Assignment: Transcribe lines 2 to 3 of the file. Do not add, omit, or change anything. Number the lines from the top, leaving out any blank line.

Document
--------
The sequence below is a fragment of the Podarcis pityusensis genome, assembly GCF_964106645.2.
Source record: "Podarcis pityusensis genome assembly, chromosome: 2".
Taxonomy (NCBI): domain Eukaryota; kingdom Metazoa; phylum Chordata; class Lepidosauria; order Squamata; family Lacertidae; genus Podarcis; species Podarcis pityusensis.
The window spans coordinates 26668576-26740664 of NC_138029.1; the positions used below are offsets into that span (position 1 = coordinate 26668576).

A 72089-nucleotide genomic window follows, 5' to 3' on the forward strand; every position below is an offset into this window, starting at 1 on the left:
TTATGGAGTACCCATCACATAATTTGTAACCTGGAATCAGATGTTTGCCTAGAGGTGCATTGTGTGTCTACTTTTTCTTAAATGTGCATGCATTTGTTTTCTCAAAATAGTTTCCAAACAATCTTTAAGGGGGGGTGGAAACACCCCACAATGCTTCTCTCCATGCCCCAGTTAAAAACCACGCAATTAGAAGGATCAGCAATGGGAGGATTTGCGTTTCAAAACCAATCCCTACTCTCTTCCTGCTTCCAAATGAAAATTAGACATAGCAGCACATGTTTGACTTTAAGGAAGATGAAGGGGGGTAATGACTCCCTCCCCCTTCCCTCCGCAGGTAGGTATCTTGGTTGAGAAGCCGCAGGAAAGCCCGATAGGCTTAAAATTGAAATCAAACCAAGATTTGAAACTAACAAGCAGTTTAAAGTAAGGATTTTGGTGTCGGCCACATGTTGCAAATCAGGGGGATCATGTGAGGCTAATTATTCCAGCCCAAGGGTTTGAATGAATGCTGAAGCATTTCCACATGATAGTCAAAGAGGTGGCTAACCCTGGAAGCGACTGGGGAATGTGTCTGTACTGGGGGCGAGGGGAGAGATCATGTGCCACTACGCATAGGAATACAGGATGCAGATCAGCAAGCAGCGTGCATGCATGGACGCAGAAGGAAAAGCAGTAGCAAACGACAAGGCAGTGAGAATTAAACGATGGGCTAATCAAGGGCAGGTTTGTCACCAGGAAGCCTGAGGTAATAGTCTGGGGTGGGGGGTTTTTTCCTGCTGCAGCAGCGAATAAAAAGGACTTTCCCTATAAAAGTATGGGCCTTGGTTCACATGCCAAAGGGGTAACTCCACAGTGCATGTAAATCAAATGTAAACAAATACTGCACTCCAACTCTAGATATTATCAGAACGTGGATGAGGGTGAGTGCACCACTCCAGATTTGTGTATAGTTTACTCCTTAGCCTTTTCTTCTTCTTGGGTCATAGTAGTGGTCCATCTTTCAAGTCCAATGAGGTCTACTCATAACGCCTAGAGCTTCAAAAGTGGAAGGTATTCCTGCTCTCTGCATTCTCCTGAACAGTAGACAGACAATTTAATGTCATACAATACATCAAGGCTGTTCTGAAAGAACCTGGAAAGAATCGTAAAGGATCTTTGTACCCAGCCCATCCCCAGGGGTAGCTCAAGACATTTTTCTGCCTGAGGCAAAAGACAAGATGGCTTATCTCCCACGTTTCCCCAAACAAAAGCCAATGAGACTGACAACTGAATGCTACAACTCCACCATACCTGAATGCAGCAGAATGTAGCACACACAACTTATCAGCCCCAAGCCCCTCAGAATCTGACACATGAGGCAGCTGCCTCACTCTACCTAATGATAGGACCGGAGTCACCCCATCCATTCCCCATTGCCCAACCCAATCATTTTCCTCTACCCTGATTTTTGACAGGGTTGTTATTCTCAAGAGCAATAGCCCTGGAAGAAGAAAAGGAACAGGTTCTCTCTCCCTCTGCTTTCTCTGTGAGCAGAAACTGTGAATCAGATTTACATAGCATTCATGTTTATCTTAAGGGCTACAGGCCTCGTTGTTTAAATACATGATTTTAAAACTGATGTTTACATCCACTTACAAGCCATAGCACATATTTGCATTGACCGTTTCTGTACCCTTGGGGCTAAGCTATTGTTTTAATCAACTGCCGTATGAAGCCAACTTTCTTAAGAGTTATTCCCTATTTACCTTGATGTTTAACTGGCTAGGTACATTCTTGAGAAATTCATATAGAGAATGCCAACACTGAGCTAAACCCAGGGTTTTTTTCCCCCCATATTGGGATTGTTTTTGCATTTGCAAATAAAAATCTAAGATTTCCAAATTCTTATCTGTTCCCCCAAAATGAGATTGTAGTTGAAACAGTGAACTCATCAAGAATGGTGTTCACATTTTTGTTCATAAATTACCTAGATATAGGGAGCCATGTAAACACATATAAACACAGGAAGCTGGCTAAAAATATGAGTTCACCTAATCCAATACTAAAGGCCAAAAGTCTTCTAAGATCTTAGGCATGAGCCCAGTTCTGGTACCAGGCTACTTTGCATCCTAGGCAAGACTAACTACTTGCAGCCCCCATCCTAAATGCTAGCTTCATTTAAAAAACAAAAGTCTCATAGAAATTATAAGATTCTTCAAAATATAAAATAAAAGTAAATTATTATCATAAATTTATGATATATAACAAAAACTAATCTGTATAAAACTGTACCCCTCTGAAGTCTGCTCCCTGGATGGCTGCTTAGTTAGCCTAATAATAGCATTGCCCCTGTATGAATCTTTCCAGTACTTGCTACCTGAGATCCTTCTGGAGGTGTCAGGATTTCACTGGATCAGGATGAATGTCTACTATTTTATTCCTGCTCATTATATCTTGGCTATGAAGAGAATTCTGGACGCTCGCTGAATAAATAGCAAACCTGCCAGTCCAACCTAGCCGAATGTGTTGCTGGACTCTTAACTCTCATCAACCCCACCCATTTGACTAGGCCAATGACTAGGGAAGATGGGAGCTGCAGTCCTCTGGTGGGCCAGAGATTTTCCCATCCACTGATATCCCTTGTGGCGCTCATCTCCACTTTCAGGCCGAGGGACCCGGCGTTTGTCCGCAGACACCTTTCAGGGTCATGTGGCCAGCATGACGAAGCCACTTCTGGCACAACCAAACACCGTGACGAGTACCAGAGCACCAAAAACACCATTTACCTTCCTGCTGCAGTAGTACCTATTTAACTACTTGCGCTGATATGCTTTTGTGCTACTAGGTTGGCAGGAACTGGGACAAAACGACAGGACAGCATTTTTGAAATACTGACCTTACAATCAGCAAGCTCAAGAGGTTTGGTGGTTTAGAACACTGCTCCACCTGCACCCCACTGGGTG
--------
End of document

Source record: "Podarcis pityusensis genome assembly, chromosome: 2".
Taxonomy (NCBI): domain Eukaryota; kingdom Metazoa; phylum Chordata; class Lepidosauria; order Squamata; family Lacertidae; genus Podarcis; species Podarcis pityusensis.